For me the first episode wasn't that good at all. It just wasn't funny. The most amusing part was the Cat's diving costume. Instead we had what appeared to be quite high end special effects which just looked completely out of place. At times the odd thing looked good, like the rememberance garden, but for the most part it just made everything look too shiny and clean and just not Red Dwarf. I think I'm amongst a number of people who hate the overuse of CGI in programmes - usually cos it attempts to cover up a poor plot.
And thats before we get into them re-using gags from old series too. And I also wonder whether the lack of a studio audience (all but series 7 had one) had any impact on it, I feel that the actors timing might have been better with it and they might have come up with some funny bits too. I felt that the episode wasn't horrible, but I can't think of anything good to say about it.
Fortunately the next two episodes were better. I guess the whole TV characters realising that they are TV characters has been done before, but I thought it wasn't done too badly. More to the point I actually laughed during those episodes. They still weren't as good as classic Red Dwarf shows though, one of the main problems was that everything just seemed a little overdone, amusing things went on so long that they weren't as funny as they would have been if they had ended sooner, either that or they appeared to obviously have been borrowed from earlier series (the main exception I can think of is where Sophia Winklemans character explains how it is ethical to kill holograms like she plans to do to Rimmer and he promptly pushes her in front of a moving vehicle). The episodes weren't like you could hate them, but someone could and should have done something better with them.
But what I do want to address is some of the comments made by Phil at A Very Public Sociologist made in his review (see http://averypublicsociologist.blogspot.com/2009/04/red-dwarf-back-to-earth.html)
Firstly I want to take up the division between the series that he creates, which are
1) Series 1 and 2 (early Red Dwarf)
2) Series 3 to 6 (mid-aged Red Dwarf)
3) Series 7 and 8 (Red Dwarf post Rob Grant)
I think this division is wrong, we need to be more exact about the changes in location for the series, change in writers and change in cast. Instead I think it should be split up as follows,
1) Series 1 and 2 (On Red Dwarf, Grant and Naylor writing, crew-Lister, Rimmer, Cat, Holly)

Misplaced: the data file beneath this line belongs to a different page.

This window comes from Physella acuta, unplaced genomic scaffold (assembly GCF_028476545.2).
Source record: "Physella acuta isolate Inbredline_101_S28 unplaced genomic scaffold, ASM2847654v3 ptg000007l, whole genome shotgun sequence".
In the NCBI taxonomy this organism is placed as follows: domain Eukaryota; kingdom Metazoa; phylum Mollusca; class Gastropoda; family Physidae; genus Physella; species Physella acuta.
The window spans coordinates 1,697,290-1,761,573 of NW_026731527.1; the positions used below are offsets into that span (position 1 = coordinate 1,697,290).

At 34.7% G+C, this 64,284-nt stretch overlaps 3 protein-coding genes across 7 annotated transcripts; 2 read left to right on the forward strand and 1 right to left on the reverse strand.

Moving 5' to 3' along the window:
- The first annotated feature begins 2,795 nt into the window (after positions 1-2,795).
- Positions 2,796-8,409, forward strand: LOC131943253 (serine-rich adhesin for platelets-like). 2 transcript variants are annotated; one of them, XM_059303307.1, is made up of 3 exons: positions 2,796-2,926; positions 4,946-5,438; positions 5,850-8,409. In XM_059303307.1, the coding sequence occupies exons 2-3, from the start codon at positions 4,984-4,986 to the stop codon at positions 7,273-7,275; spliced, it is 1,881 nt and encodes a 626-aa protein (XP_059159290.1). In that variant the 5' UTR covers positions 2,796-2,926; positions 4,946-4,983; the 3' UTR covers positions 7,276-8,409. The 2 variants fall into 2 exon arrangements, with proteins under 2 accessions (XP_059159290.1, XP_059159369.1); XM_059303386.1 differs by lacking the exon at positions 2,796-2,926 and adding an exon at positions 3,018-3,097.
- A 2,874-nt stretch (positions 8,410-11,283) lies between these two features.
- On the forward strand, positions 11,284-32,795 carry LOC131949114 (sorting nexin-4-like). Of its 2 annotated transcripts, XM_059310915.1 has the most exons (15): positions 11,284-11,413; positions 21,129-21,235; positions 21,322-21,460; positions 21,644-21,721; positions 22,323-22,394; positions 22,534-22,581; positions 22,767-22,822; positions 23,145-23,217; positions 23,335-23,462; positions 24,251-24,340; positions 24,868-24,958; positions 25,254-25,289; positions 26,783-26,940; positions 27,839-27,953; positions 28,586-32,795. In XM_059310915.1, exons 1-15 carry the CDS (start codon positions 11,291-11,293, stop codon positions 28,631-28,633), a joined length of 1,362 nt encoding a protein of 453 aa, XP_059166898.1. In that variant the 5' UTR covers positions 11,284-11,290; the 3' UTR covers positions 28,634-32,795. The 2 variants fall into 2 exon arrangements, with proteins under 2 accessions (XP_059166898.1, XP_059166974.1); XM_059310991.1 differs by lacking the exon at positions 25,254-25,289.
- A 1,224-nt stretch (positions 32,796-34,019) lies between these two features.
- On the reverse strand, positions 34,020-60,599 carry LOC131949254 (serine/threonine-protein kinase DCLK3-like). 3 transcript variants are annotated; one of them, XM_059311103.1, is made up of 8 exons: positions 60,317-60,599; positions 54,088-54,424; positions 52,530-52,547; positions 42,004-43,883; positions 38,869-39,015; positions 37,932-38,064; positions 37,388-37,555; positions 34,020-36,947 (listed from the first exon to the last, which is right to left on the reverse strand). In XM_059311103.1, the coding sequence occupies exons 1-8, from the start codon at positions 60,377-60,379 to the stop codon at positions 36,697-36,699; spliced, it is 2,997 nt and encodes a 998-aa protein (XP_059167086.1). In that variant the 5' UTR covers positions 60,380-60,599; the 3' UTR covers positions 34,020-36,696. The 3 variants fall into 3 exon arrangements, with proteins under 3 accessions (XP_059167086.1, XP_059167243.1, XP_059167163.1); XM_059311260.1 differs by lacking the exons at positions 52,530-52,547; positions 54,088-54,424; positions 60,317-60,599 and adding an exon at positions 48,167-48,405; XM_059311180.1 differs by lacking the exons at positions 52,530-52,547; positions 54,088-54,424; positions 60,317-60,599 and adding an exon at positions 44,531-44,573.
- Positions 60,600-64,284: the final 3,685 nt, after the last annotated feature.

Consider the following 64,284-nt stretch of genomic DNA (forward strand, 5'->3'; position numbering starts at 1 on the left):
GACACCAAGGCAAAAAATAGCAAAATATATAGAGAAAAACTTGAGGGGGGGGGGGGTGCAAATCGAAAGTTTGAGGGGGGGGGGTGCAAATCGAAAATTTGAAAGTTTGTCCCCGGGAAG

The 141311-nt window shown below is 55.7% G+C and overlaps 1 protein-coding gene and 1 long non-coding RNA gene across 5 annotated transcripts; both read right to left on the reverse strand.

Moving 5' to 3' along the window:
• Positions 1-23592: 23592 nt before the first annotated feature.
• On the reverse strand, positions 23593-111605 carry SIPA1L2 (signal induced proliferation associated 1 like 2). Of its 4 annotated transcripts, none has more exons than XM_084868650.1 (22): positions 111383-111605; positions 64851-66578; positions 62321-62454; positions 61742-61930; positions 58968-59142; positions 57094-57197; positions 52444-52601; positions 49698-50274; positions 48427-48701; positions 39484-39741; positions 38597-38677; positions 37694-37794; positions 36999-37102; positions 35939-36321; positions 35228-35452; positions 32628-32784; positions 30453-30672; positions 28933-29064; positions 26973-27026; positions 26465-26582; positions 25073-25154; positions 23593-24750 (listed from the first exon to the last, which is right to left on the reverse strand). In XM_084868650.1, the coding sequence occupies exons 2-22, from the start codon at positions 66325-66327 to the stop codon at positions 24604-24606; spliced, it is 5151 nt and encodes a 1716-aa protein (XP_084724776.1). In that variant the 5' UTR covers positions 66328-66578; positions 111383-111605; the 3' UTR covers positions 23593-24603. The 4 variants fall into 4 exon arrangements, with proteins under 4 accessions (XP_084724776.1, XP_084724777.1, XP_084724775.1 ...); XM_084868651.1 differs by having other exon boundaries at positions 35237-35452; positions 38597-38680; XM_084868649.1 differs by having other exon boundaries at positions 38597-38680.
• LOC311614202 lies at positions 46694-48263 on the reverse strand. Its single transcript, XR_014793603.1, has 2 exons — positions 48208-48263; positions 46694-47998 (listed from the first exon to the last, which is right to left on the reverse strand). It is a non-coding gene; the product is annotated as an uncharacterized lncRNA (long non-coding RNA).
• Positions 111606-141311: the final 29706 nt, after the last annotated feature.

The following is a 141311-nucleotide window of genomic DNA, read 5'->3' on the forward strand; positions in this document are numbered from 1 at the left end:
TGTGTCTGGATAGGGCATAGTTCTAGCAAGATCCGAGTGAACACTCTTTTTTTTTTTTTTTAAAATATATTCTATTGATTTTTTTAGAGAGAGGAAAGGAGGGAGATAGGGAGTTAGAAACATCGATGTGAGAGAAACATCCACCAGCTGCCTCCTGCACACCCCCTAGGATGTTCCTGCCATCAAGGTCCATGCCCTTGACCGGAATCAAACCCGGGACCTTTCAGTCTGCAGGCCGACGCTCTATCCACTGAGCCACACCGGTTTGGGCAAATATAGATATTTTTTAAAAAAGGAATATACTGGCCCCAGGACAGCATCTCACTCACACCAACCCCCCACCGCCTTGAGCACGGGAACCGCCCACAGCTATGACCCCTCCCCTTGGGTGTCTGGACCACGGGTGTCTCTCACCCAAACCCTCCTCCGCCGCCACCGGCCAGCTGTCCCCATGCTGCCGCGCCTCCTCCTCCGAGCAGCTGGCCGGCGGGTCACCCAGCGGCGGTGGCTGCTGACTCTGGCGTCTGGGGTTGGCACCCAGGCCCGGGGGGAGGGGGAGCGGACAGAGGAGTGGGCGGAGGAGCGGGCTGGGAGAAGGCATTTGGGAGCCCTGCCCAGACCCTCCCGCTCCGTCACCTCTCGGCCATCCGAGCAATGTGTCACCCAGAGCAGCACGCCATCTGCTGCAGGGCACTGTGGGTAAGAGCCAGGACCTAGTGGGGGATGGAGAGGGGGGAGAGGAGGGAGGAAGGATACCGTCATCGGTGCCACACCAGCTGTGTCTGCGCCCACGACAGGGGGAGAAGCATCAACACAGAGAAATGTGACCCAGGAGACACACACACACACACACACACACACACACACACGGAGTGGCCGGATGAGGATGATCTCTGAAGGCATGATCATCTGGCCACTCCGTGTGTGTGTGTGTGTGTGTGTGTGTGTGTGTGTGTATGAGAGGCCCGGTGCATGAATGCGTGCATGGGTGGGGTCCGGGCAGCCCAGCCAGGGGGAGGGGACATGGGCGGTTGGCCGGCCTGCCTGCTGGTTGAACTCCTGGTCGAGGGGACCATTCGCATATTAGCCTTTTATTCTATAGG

2) Series 3 to 5 (On Red Dwarf, Grant and Naylor writing, crew-Lister, Rimmer, Cat, Kryten, female Holly)
3) Series 6 (On Starbug, Grant and Naylor writing, crew-Lister, Rimmer, Cat, Kryten, Female-Holly)
4) Series 7 (On an enlraged Starbug, Naylor by himself, crew-Lister, Rimmer(for part of the series), Kochanski(for part of the series), Kryten, Cat)
5) Series 8 (On Red Dwarf (in the tank), Naylor by himself, crew-Lister, Rimmer (alive), Kochanski, Kryten, Cat, Holly, Hollister and others)
The shift from series two to three with two different charcters (one new) changed the shape of the show, but not as much as happened in later series with the set changing each time as well as the cast and also shifting from having a studio audience to a film-like version then back to a studio audience again. Every time you change things it means the programme is going to turn out differently.
Basically, my problem with Phil's version of the development of Red Dwarf is that for him series 1-6 are great and 7-8 (as well as Back to Earth) are bad and it's all Doug Naylor's fault. This is way too simple for my liking and I don't think its completely accurate either.
I think there are good things about series 7 and 8 for a start, for example I really like Tikka To Ride, the first episode of series 7 (the recap at the beginning of that episode from series 6 is excellent, as is the recap at the beginning of series 6 - miles better than Back to Earth). And the bunk scenes in series 8 are rather good (perhaps if Doug Naylor had had at least one of these in Back to Earth the first episode might have been better, I think he writes those really well). But most importantly they are a different kind of Red Dwarf to the earlier series. (and by the way there are some crap bits in some of the earlier series too - using Rhyl as a location for an exotic resort, for example!)
But there is a point to Phil's comments about Doug Naylor writing stuff by himself. When writing comedy its generally advisable to have a partner writing with you. It's almost a necessity as you need to bounce your ideas of someone else to make sure other people find them funny and tease out any humour to it's full potential. If they plan on making further Red Dwarf episodes then the issues I've raised simply have to be addressed.